Once the application is completed and submitted, the prosecutor makes a determination as to whether or not he believes the applicant would be an appropriate candidate for the program.  If the prosecutor considers the applicant to be a strong candidate, an interview will be scheduled with the Williamson County Attorney’s
office
.  During the interview, the applicant should show remorse and reiterate their acceptance of the charges and take full responsibility for the offense.  At the time of the interview, the applicant must submit to a drug test to ensure compliance with the rules and terms of the program.  If the interview is successful and the applicant passes the drug test, he is admitted to the program pending a contract signing that outlines the rules and
conditions of the program.  It is not uncommon for the application process to take up to two months; the time may vary depending on how quickly the applicant completes the application and the amount of time it takes for the prosecutor to make a determination.

The program is for six months and includes the following requirements:

Successful completion of the program results in a dismissal of the case.  Once the case is dismissed, he is ultimately eligible to apply for an expunction.  Unfortunately, DWIs are not eligible for expunctions after the
successful completion of the Pre-Trial Intervention Program.  Failure to successfully complete any of the
requirements of the program results in a probationary offer that he is required to accept and will not result in a dismissal of the case.

 
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Posted by on July 19, 2011 in Uncategorized

 

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Do I Have to Talk to the Police?


In the United States, a person who is going to...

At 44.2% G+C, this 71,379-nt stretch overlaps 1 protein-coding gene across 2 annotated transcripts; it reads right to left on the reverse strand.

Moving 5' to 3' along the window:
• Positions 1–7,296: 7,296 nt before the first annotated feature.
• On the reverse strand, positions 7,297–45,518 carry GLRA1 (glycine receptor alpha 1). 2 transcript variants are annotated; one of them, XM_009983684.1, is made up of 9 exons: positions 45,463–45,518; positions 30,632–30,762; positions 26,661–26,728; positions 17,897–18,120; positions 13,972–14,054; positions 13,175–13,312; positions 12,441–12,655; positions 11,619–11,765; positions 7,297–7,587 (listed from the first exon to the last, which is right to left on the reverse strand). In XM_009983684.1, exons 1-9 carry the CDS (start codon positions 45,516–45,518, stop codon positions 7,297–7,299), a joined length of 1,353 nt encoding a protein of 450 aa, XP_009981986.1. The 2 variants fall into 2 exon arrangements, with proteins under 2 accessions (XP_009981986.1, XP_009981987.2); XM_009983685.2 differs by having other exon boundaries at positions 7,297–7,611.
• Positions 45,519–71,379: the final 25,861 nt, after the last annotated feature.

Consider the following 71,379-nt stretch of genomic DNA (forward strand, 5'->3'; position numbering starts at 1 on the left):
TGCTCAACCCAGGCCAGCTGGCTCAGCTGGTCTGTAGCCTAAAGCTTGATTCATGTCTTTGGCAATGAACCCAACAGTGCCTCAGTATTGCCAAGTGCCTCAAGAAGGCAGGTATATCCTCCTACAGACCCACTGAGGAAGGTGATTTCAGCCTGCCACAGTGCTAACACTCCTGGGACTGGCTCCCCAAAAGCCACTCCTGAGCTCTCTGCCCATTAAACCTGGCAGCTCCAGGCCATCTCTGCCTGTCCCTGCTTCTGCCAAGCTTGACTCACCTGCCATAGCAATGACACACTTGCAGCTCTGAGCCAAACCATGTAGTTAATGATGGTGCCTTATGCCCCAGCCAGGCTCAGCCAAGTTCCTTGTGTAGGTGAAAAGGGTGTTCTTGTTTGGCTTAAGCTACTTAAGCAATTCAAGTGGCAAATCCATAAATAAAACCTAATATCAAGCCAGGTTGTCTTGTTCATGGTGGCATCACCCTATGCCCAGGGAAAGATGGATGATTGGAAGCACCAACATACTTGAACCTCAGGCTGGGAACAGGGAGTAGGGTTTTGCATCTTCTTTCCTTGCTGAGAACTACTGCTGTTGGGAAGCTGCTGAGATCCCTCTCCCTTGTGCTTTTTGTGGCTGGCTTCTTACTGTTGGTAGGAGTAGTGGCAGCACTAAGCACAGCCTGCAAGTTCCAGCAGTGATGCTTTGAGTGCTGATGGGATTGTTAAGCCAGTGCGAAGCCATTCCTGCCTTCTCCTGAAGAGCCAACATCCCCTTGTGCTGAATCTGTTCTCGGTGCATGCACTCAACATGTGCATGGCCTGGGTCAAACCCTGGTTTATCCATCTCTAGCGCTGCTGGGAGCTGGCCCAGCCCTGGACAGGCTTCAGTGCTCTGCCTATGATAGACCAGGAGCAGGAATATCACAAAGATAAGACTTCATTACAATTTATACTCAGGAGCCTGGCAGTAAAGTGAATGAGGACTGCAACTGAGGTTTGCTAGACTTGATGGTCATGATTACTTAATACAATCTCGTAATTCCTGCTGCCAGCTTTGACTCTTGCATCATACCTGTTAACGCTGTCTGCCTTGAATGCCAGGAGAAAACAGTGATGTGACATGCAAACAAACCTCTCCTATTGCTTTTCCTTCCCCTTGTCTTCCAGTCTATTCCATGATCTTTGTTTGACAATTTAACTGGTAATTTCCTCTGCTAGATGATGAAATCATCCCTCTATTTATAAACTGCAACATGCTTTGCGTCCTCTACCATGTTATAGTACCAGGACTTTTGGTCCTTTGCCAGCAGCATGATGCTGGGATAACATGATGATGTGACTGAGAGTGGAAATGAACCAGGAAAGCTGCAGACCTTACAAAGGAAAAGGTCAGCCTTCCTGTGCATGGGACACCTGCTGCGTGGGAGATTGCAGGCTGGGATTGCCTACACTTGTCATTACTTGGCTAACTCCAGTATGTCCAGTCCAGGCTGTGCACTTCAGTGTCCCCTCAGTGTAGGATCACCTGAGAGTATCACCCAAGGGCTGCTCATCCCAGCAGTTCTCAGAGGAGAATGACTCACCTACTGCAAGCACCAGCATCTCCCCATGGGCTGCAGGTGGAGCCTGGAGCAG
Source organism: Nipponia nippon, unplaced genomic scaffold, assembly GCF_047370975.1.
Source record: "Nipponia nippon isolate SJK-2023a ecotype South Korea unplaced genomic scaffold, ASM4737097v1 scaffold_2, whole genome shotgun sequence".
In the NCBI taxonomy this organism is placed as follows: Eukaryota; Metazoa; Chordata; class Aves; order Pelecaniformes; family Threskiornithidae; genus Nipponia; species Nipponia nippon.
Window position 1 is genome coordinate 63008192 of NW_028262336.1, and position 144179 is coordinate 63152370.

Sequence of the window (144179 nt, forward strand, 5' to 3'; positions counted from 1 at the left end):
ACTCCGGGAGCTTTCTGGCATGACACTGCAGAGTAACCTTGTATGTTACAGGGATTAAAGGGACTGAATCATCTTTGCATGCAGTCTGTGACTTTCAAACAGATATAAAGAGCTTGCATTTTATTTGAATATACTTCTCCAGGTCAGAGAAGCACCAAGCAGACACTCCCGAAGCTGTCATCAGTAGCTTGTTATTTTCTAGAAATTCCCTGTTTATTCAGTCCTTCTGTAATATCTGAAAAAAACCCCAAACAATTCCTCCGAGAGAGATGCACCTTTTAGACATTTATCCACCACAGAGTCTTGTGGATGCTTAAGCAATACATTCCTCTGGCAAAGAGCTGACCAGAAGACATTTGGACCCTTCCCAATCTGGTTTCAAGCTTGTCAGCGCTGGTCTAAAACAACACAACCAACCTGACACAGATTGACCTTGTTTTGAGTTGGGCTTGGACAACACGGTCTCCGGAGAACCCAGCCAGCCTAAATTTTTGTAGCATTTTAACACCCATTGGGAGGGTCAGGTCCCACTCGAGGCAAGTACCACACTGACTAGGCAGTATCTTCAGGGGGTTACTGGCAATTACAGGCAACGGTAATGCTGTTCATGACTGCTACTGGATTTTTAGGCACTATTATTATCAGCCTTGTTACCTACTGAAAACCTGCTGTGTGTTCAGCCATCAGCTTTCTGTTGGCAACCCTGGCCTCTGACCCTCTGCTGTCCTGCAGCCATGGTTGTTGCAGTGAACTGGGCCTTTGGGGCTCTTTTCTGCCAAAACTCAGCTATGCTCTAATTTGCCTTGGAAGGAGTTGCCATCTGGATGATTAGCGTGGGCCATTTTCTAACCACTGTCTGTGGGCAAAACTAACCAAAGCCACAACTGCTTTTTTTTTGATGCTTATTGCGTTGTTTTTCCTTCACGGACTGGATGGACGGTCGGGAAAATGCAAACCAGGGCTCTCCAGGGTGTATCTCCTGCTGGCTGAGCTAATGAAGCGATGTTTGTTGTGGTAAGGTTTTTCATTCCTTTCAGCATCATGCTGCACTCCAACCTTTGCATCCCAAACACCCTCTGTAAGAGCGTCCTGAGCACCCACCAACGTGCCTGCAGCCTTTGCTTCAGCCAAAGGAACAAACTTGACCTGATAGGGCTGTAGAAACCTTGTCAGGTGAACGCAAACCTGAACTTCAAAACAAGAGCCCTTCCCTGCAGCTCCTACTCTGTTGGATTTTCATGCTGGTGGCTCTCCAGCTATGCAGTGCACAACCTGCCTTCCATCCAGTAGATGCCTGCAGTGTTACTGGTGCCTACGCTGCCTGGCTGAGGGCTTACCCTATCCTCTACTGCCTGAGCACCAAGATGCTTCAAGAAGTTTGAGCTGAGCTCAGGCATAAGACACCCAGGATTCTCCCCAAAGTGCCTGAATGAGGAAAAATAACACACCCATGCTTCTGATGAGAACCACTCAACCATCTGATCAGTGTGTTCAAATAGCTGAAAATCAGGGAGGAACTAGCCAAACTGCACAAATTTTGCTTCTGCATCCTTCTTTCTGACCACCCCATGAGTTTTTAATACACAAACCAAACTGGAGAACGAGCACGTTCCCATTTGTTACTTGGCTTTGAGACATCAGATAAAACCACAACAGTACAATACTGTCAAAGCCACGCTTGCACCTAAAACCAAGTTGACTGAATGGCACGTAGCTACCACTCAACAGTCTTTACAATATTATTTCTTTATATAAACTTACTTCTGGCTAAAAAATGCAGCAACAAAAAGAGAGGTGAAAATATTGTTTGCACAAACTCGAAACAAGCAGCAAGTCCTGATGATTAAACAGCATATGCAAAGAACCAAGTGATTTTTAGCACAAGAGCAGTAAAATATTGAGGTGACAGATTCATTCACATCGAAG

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The simple answer is no!

There are different factors in every case, so whether you have to talk to the police if you are detained for any reason, depends on the facts of the situation, the circumstances, the location, etc.  We have a outlined a few guidelines that are smart to follow if you are ever pulled over or detained by the police for questioning.

There are many important points to remember during any interactions with law enforcement, whether you have committed a crime or not. Most importantly you should always remain polite and courteous.

What You Should Never Do When Dealing with Law Enforcement:

  • Do not interfere with or obstruct the police during any investigation as this could lead to criminal charges being filed against you. 
  • Never lie or give false documents to the police as this is also a crime.
  • Do not run from the police. 
  • Do not argue or resist arrest, even if you are innocent or you believe the police are violating your rights. 

Your Legal Responsibilities to the Police When Being Questioned:

  • Sometimes an officer may stop and question you on the street for no apparent reason; this is perfectly legal. 
  • You are not required to answer their questions so long as it remains a voluntary exchange. 
  • You are permitted to end the interview and walk away at any time as the conversation is consensual. 
  • If you are unsure about the encounter, you are permitted to ask the officer if you are free to leave.  If you are free to leave, calmly and politely walk away.  
  • If an officer however pulls you over while driving or makes it clear that you are not permitted to leave, you should not leave but remain where you are and act politely and courteously.  If you do leave, you could be charged with evading arrest.  

What are My Legal Rights?

If you are stopped and the police ask to search your car/vehicle, you are permitted to say no and you should.  However, the police may ultimately search the car either by obtaining a warrant or if they believe your car contains evidence of a crime.